- Shopping Bag ( 0 items )
There has been much talk about family values in recent years, but little examination of the economic forces that are exploding family life and limiting the caregiving that families can provide. As Folbre points out in her provocative and insightful new book, every society must confront the problem of balancing self-interested pursuits with care for others—including children, the elderly, and the infirm. Historically, most societies enjoyed an increased supply of care by maintaining strict limits on women’s ...
There has been much talk about family values in recent years, but little examination of the economic forces that are exploding family life and limiting the caregiving that families can provide. As Folbre points out in her provocative and insightful new book, every society must confront the problem of balancing self-interested pursuits with care for others—including children, the elderly, and the infirm. Historically, most societies enjoyed an increased supply of care by maintaining strict limits on women’s freedom. But as these limits happily and inevitably give way, there are many consequences for those who still need care.
Using the image of “the invisible heart” to evoke the forces of compassion that must temper the forces of self-interest, Folbre argues that if we don’t establish a new set of rules defining our mutual responsibilities for caregiving, the penalties suffered by the needy—our very families—will increase. Intensified economic competition may drive altruism and families out of business.
A leading feminist economist, Nancy Folbre writes in a lively, personal style—Molly Ivins cheek-to-cheek with John Kenneth Galbraith—and develops a distinctive approach to the economics of care. Unlike others who praise family values, Folbre acknowledges the complicated relationship between women and altruism. Her book offers new interpretations of such policy issues as welfare reform, school finance, and progressive taxation, and it confronts the challenges of globalization, outlining strategies for developing an economic system that rewards both individual achievement and care for others.
THE MILK OF HUMAN KINDNESS
If you 're lonely, I will call.
If you're poorly, I will send poetry.
I love you.
I am the milkman of human kindness.
I will leave an extra pint.
Investors are fascinated by bulls, as in a "bull market" and "Merrill Lynch is bullish on America." Cows, sows, and nannies are associated with socialism, as in "everyone wants to milk the common cow," or "sucking on the government teat." Margaret Thatcher taught a whole generation of politicians to deride the "nanny state." Ditto Rush Limbaugh, who suggested we replace the eagle, our current national symbol, with a "huge sow that has a lot of nipples and a bunch of fat little piglets hanging on them, all trying to suckle as much nourishment from them as possible." The implication seems to be that real men don't drink milk and shouldn't offer any to other people.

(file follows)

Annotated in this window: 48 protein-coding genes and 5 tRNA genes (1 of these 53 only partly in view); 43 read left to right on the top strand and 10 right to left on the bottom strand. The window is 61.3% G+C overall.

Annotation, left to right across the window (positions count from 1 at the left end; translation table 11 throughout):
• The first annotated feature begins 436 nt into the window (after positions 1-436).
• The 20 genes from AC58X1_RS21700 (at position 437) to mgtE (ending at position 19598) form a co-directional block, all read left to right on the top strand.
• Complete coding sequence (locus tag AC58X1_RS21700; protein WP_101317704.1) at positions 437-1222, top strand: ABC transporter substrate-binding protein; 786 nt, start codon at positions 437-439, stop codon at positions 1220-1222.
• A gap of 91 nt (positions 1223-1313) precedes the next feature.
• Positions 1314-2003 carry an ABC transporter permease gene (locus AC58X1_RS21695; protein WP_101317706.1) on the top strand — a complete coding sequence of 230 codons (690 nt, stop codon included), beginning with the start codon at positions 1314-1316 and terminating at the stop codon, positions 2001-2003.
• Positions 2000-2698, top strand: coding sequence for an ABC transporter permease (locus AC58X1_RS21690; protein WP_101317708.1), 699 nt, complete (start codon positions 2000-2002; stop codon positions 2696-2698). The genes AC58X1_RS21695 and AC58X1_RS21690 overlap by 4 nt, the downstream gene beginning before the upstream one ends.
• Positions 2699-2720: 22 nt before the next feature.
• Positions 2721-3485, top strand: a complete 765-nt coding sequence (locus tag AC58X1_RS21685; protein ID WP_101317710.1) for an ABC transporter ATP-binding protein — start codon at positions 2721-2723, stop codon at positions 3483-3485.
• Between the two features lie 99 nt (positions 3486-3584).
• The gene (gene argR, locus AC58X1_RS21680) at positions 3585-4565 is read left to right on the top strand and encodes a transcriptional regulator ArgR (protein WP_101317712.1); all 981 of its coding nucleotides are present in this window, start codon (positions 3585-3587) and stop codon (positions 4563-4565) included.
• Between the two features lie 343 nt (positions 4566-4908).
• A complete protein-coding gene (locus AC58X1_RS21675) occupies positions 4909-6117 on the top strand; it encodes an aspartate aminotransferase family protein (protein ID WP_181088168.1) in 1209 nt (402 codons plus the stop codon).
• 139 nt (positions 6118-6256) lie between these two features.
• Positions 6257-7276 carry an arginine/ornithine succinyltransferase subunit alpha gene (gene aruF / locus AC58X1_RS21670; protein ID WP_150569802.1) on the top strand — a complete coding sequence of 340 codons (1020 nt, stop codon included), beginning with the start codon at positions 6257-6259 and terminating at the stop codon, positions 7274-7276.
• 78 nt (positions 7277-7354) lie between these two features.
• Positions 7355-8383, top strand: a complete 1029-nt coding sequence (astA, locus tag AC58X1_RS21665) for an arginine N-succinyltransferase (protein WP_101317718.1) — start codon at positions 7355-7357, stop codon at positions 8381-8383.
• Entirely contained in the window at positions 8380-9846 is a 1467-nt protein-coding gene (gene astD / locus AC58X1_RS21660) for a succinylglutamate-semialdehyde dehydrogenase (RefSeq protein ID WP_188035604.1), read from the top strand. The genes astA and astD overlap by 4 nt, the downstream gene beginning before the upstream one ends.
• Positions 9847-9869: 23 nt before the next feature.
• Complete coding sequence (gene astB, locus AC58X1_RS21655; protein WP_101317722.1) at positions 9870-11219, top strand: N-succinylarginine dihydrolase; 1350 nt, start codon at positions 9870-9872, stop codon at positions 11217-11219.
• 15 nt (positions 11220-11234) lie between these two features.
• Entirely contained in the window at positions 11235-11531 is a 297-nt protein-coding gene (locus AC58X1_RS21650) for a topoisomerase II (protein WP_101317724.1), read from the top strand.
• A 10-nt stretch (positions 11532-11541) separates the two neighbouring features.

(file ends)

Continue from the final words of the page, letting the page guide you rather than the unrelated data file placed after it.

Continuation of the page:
In our culture, milk often serves as a metaphor for kindness, and motherhood embodies both. Partly as a result, our ideals of love and care for others have often been defined differently for women and men. When I graduated from high school in 1969, I was warned not to seem too smart or too ambitious. Some family friends capped this advice with a quotation from Shakespeare: "Be good, sweet girl, and let those who will be clever." I remember my mother giving me a big wink. As someone who had reconciled herself to goodness, she secretly urged me on to mischief. Over time, I've seen discomfort aboutfemale accomplishments diminish. Norms of appropriate behavior for women have changed.
In a 1977 poll, about two-thirds of the Americans surveyed agreed that "It is much better for everyone if the man is the achiever and the woman takes care of the home and family." By 1998, only one-third agreed: the proportions had reversed. Women are now far more likely to work outside the home than they were twenty-five years ago. Partly as a result, they are less bound by family obligations, with more permission—indeed, encouragement—to pursue their own interests. Men's work hasn't changed nearly as much. The amount of time they devote to housework and child care has increased by a negligible amount.
This chapter explores the connections between masculinity, femininity, self-interest, and care for others. In the United States today, men and women have equal rights before the law. With respect to the care of children and other dependents, however, our cultural norms still reflect greater expectations for women than for men. Economic theory offers vivid examples of this cultural double standard. The history of feminism reflects a sustained effort to challenge it.
Liberal feminism has demanded greater individual rights for women. Social feminism has demanded greater social obligations, especially for men. For reasons that have to do with our economic system, as well as our political history, liberal feminism has enjoyed relatively more success in the United States than in the more traditional societies of Europe. Its very success has contributed to a dilemma. Women know they can benefit economically by becoming achievers rather than caregivers. They also, know, however, that if all women adopt this strategy, society as a whole will become oriented more toward achievement than care.